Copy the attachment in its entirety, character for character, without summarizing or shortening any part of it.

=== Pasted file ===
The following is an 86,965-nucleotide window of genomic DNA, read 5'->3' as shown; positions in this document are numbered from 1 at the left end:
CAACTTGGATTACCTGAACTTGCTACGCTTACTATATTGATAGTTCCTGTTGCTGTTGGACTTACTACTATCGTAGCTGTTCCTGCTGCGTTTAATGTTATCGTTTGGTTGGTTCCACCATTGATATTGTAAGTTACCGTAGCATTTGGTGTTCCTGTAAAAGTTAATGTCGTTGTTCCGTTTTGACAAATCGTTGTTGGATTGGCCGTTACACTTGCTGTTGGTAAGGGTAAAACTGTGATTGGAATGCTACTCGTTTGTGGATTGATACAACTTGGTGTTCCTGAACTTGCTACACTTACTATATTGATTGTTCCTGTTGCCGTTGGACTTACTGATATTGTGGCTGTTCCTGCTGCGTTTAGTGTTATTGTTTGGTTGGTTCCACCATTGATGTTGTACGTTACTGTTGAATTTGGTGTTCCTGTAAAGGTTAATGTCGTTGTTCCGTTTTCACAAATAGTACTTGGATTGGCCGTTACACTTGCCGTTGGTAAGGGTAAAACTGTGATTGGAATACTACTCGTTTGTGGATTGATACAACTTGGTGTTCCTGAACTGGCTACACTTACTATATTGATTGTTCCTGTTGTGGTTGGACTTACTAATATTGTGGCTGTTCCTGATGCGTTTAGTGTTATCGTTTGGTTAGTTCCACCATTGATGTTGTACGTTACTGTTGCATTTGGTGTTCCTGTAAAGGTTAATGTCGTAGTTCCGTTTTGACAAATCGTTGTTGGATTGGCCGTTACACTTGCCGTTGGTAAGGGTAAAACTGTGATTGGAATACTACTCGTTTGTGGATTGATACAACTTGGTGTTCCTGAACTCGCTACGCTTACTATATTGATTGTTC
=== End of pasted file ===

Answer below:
The following is an 86,965-nucleotide window of genomic DNA, read 5'->3' as shown; positions in this document are numbered from 1 at the left end:
CAACTTGGATTACCTGAACTTGCTACGCTTACTATATTGATAGTTCCTGTTGCTGTTGGACTTACTACTATCGTAGCTGTTCCTGCTGCGTTTAATGTTATCGTTTGGTTGGTTCCACCATTGATATTGTAAGTTACCGTAGCATTTGGTGTTCCTGTAAAAGTTAATGTCGTTGTTCCGTTTTGACAAATCGTTGTTGGATTGGCCGTTACACTTGCTGTTGGTAAGGGTAAAACTGTGATTGGAATGCTACTCGTTTGTGGATTGATACAACTTGGTGTTCCTGAACTTGCTACACTTACTATATTGATTGTTCCTGTTGCCGTTGGACTTACTGATATTGTGGCTGTTCCTGCTGCGTTTAGTGTTATTGTTTGGTTGGTTCCACCATTGATGTTGTACGTTACTGTTGAATTTGGTGTTCCTGTAAAGGTTAATGTCGTTGTTCCGTTTTCACAAATAGTACTTGGATTGGCCGTTACACTTGCCGTTGGTAAGGGTAAAACTGTGATTGGAATACTACTCGTTTGTGGATTGATACAACTTGGTGTTCCTGAACTGGCTACACTTACTATATTGATTGTTCCTGTTGTGGTTGGACTTACTAATATTGTGGCTGTTCCTGATGCGTTTAGTGTTATCGTTTGGTTAGTTCCACCATTGATGTTGTACGTTACTGTTGCATTTGGTGTTCCTGTAAAGGTTAATGTCGTAGTTCCGTTTTGACAAATCGTTGTTGGATTGGCCGTTACACTTGCCGTTGGTAAGGGTAAAACTGTGATTGGAATACTACTCGTTTGTGGATTGATACAACTTGGTGTTCCTGAACTCGCTACGCTTACTATATTGATTGTTC